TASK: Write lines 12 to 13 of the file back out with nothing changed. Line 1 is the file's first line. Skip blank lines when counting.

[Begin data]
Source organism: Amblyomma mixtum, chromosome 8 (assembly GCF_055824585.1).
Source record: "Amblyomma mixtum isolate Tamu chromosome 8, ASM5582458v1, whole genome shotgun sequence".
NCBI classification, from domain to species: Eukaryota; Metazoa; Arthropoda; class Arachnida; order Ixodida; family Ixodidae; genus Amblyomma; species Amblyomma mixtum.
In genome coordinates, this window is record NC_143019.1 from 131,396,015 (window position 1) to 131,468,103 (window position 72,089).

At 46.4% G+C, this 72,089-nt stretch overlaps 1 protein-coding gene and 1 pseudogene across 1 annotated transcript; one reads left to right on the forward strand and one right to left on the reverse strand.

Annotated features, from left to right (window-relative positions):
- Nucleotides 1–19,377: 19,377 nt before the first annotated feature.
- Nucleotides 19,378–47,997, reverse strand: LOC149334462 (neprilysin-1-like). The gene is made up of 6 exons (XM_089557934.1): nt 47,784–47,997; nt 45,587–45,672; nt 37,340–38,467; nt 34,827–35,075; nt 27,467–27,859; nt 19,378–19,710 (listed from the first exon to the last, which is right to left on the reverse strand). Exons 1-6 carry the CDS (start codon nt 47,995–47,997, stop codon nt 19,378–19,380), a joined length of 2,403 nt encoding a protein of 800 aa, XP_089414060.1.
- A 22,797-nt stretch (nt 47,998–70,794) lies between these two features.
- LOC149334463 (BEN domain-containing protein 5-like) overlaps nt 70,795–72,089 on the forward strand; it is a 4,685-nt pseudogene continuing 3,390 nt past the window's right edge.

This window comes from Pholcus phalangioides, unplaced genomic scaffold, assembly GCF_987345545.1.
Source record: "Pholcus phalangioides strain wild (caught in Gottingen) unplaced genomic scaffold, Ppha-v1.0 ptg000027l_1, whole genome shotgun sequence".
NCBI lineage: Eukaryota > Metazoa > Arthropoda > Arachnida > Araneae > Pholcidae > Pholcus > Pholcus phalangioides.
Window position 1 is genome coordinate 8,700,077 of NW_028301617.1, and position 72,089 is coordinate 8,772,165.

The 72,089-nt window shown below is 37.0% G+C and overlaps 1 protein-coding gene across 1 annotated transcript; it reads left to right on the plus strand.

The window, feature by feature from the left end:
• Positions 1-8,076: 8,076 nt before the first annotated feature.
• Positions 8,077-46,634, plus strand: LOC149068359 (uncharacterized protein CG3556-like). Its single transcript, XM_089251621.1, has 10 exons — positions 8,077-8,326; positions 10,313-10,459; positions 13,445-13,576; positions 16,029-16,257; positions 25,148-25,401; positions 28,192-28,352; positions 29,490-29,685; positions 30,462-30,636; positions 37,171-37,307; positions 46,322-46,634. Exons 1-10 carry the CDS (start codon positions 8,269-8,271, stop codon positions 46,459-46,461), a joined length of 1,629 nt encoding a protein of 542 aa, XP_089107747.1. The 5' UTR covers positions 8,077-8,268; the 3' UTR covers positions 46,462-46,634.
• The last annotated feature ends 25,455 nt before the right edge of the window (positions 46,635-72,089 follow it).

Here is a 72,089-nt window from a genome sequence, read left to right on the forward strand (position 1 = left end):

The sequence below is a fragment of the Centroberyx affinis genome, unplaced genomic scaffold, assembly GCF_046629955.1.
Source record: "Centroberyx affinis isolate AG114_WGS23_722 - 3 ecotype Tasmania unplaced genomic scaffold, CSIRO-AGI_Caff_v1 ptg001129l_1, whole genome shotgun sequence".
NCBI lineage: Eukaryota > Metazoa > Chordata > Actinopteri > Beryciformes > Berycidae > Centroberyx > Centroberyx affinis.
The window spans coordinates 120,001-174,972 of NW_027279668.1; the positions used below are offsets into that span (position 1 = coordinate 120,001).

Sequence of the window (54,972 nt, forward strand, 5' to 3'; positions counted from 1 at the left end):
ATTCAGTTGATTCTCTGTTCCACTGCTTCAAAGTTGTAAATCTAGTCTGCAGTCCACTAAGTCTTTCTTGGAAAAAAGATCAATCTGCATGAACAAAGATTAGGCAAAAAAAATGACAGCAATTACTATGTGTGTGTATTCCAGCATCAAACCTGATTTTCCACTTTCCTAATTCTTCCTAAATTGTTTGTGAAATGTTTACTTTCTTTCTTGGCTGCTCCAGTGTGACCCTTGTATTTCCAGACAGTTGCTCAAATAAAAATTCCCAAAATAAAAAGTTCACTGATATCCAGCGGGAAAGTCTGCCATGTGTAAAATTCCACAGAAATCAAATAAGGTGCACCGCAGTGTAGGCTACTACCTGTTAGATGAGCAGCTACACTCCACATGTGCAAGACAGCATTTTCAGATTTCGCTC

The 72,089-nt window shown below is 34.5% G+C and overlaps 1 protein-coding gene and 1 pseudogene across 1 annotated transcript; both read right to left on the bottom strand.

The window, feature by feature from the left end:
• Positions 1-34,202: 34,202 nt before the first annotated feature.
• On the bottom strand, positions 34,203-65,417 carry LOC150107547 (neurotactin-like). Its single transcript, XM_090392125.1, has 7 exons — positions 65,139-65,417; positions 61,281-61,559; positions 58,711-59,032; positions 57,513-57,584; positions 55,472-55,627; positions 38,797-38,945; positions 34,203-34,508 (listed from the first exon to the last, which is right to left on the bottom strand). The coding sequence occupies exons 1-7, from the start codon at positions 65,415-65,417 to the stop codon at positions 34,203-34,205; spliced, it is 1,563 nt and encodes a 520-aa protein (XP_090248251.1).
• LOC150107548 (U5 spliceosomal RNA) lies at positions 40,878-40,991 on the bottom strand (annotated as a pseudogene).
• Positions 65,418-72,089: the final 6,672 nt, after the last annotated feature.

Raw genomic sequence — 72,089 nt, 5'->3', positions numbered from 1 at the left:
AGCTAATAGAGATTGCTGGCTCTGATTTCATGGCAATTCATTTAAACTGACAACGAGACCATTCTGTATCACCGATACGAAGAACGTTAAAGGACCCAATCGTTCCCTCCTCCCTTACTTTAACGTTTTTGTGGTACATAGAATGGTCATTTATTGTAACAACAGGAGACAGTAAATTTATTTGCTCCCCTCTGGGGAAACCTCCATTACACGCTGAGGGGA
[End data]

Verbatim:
Source record: "Pholcus phalangioides strain wild (caught in Gottingen) unplaced genomic scaffold, Ppha-v1.0 ptg000027l_1, whole genome shotgun sequence".
NCBI lineage: Eukaryota > Metazoa > Arthropoda > Arachnida > Araneae > Pholcidae > Pholcus > Pholcus phalangioides.